The Federal Communications Commission is asking major broadband carriers to explain their policies on exempting some content from data caps. The commission is looking at the thorny issue of whether such policies violate net neutrality rules.
The letters have gone to Comcast, AT&T and T-Mobile, which all offer Internet plans (cable for Comcast, mobile for the others) that include a monthly data cap.
Each has an exemption meaning that some data doesn’t count towards the cap, though they operate it in different ways:
- Comcast exempts its own TV streaming service, though this is delivered along a different connection to the user’s Internet.
- T-Mobile exempts any video service that meets its technical requirements, with no money changing hands.
- AT&T exempts content from companies who’ve paid to ‘sponsor’ their data, such as in delivering promotional trailers.
In each case, the FCC says it wants to check the policies don’t breach its Open Internet Rules. Those are the regulations — introduced after a lengthy political battle over the FCC’s rulemaking authority — which enforce the principle of net neutrality, namely to treat all legal traffic equally.
The problem is determining how strictly to enforce that principle. Many definitions suggest the concept simply means not blocking or deliberately slowing down traffic. A stricter definition might have it that exempting some content from data caps effectively makes non-exempted content more expensive to consume.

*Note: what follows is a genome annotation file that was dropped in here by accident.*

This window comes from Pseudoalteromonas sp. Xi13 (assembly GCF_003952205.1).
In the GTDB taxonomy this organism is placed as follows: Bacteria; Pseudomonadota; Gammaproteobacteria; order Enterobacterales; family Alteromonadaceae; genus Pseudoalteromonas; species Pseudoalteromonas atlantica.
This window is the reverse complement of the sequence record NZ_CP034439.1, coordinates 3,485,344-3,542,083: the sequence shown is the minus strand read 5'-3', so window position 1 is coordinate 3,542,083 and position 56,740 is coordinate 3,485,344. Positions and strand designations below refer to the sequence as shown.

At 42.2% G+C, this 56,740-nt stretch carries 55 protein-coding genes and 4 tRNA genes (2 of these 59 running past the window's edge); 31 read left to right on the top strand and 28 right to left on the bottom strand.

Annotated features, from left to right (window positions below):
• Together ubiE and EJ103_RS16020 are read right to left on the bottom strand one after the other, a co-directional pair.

Which if any of the three companies are breaching the rules will depend on the interpretation. It’s hard to see how Comcast can be held at fault given its service doesn’t involve the customer’s main internet connection.
T-Mobile’s service also seems reasonable as it continues to allow all companies the opportunity to take part. Strictly speaking it’s favoring video content over non-video content, but that’s not really a practical issue given that video is the main content type for which data caps are a potential barrier to use.
AT&T’s service is the one that seems most open to question in terms of net neutrality. Whether or not you think what it’s doing is fair or reasonable, it does seem to be a case of a carrier treating traffic in a different way because the content provider is paying a fee. The question here is whether net neutrality applies only to technical measures (such as blocks or slowdowns) or if financial considerations come into play.
It should be noted at this stage that the FCC isn’t proposing a formal investigation or potential regulatory action. It says instead that it would like to meet the companies involved to discuss the issue by mid-January.